Mile 9: 8:30
Mile 10: 8:41
Mile 11: 8:28
Mile 12: 8:41
The hills over the last few miles didn’t turn out to be too terrible. With each one, I knew that was one more hill that hadn’t slowed me down. And finally, I hit the 12-mile mark, and the beginning of the downhill to the finish. Almost there – I knew I could make it! I picked up the pace with the last hill finally behind me.
With a half mile left to go, the course turns into the driveway of the Sorrel River Ranch, where it finishes. As I was nearing the turn, I spotted Nate returning from his cool-down. I flagged him down (he wasn’t wearing his glasses and almost missed me!) and he turned up the driveway with me. Sprint for me, cool-down pace for him – no big deal. What a great way to end the race! That last half mile is tough, because it flattens out after you’ve grown accustomed to the downhill, but having Nate running next to me was was just the support I needed. He gave me a few encouraging words, and I tried to maintain the fast pace I had set on the downhill.
Mile 13: 7:40
Last 0.3 (according to my watch): 2:15
As I turned onto the last straightaway, Nate had to stay outside the fence so he wouldn’t get stuck going through the chute twice. I could see 1:55-something on the clock at the finish line and my only thought was, “Yessss, I could walk and still make it in under 2:00!” I didn’t walk, of course, and my final chip time was 1:55;30, an 8:49 pace. 6 minutes better than last year! As I crossed the finish line, a huge grin spread across my face – I did it!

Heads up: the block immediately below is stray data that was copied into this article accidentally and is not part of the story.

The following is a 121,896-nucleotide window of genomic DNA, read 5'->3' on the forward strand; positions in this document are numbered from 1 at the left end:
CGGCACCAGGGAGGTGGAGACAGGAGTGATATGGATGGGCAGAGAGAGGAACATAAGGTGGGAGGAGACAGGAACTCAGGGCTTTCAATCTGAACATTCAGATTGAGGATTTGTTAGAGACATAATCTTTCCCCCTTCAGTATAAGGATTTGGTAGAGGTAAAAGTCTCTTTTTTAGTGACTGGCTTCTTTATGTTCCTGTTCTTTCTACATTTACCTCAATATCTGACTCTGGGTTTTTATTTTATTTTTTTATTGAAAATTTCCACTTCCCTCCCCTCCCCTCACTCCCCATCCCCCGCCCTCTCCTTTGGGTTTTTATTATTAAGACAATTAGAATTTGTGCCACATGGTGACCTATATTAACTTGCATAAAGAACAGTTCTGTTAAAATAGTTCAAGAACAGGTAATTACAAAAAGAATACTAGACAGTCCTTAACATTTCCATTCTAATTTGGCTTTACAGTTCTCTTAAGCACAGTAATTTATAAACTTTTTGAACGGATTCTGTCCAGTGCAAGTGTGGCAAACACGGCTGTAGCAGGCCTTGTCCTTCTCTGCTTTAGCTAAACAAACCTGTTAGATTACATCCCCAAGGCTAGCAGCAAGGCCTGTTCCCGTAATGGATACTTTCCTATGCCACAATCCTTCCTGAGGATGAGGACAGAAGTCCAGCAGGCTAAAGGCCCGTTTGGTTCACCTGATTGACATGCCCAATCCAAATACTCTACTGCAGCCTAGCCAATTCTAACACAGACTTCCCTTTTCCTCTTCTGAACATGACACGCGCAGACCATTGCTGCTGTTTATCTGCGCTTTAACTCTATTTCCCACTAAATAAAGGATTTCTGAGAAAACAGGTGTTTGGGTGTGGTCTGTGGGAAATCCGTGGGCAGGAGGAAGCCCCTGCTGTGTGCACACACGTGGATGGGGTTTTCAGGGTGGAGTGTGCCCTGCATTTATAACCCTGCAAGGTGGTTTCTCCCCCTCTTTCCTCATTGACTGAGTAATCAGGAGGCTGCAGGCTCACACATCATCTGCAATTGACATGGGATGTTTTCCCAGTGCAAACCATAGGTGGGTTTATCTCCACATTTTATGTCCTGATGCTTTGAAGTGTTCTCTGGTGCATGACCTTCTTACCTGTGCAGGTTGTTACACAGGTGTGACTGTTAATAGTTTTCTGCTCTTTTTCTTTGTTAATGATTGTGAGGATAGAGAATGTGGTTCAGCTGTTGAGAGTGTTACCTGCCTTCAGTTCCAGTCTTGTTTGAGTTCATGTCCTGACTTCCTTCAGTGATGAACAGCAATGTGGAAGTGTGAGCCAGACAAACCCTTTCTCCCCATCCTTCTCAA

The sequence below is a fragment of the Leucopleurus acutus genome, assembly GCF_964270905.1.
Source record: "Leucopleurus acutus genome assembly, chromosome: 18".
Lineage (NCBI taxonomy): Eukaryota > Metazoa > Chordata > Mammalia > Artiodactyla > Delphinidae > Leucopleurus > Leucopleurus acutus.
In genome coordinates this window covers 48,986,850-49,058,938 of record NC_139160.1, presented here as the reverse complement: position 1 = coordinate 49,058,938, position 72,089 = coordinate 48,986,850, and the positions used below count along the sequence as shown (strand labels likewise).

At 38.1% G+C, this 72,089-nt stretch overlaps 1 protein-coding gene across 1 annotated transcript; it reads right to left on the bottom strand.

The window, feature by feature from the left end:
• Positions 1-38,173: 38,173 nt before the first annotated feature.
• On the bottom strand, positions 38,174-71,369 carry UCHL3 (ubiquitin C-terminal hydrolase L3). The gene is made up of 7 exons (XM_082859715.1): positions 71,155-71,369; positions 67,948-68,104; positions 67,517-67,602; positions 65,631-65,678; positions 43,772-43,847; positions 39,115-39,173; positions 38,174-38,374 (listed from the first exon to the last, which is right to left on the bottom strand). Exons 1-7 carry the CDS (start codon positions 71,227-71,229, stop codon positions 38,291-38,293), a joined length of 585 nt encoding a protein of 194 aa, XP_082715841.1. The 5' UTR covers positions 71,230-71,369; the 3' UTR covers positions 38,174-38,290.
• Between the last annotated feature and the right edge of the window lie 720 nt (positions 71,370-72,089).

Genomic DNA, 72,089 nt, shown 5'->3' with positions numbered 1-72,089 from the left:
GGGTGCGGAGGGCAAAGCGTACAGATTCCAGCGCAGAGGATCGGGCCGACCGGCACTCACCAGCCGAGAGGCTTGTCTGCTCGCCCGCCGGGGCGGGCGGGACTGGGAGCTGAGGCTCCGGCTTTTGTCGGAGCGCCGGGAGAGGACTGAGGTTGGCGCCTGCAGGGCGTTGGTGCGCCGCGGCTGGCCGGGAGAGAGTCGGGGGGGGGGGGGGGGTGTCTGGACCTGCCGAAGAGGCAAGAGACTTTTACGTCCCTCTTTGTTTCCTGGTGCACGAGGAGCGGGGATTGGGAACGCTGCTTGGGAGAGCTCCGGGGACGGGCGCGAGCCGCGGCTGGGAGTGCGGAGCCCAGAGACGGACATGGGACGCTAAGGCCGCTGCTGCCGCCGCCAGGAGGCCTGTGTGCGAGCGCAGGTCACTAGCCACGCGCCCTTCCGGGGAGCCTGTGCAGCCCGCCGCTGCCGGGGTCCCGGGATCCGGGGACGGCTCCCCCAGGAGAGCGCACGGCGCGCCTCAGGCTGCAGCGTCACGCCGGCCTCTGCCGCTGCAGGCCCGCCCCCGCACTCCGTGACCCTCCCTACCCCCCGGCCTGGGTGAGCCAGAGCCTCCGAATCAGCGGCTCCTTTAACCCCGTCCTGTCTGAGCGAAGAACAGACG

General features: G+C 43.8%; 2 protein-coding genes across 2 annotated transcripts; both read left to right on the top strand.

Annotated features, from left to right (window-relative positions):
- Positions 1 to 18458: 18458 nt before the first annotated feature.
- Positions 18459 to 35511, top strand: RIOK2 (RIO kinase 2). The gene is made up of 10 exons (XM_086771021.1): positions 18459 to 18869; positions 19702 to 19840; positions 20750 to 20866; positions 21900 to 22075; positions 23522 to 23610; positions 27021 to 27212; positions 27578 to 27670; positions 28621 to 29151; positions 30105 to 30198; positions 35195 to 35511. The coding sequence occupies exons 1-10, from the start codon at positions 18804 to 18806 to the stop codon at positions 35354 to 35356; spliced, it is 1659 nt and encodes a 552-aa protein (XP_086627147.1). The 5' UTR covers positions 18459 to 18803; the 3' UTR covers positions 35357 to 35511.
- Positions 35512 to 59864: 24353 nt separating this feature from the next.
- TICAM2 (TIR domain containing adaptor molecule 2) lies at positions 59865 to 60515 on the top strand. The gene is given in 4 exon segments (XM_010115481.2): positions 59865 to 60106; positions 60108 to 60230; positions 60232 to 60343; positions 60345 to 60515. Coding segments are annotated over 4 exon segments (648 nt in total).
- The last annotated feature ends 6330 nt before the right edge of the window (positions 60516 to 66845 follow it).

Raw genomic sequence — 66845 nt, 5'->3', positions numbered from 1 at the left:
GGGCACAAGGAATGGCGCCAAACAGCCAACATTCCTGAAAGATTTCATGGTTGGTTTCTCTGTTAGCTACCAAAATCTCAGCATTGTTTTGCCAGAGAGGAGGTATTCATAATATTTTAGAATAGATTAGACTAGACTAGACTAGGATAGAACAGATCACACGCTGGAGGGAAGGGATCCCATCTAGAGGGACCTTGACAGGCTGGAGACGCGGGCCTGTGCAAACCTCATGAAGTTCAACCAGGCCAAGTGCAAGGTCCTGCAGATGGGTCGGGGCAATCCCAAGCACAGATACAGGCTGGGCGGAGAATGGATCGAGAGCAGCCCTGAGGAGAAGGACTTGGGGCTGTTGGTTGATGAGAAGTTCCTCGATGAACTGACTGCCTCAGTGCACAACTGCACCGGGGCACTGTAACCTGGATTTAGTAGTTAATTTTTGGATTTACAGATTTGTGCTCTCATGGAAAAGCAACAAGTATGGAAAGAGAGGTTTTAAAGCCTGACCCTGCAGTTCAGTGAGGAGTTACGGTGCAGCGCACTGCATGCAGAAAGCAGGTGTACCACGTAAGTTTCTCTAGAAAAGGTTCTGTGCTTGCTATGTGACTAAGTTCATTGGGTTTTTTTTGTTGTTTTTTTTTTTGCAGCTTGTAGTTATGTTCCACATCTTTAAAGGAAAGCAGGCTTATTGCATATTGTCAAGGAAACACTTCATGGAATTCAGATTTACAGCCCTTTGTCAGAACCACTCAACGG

Nate met me right after receiving my medal and I finally got to ask him how his race had gone. He won – no surprise there – with a time of 1:11:53. He had run the entire race by himself and beat the second-place finisher by almost 3 minutes. What a speed demon! It’s actually pretty funny if you take a look at this picture of him crossing the finish line – no one there but him and the two people holding the tape. Womp womp.
Nate hasn’t raced much since we moved out to Utah, and he also won the only race he did last year, the San Francisco Marathon. So, not to brag (OK I’m bragging), but he hasn’t lost a race since 2011! So proud of him.
Kate and Pete did amazing, too – Kate won our age group in a smoking fast 1:42:22 (beating me by a minute per mile! yikes!) and Pete set an almost 10-minute PR with a time of 1:22:45, placing second in his age group. Smiles all around!
Among the four of us, there was a lot of hardware. I was the only one with just a finisher’s medal, but that was juuuust fine by me. I was pretty thrilled with my PR! And to have such awesomely fast friends, of course.
We hung out and drank beer after the race – I love the finisher’s area at this event! You are allowed 5 beers each, which I obviously did not claim all of. However, I did need a nap in the car on the way back into town. The rest of the day was filled with eating, driving home, more eating, and showering – I won’t bore you with the details. I collapsed into bed in time to get 10 well-deserved hours of sleep. So necessary.
Post-race, I am feeling quite sore, particularly in the quads, thanks to all those hills. I may schedule a massage for later in the week – we have a massage school in town that’s super cheap. But mostly, I’m just feeling elated that I could run 13.1 miles at my 3-mile pace and it just wasn’t that bad. Who’d have known?!
Of course, we’re already talking about which race is next up on the calendar. I am thinking a Salt Lake-area half marathon this spring, probably in April or May. Race requirements: Flat, flat, and flat. Capiche?
And that brings us to the end of this very long post. Phew. What about you – any big runs coming up??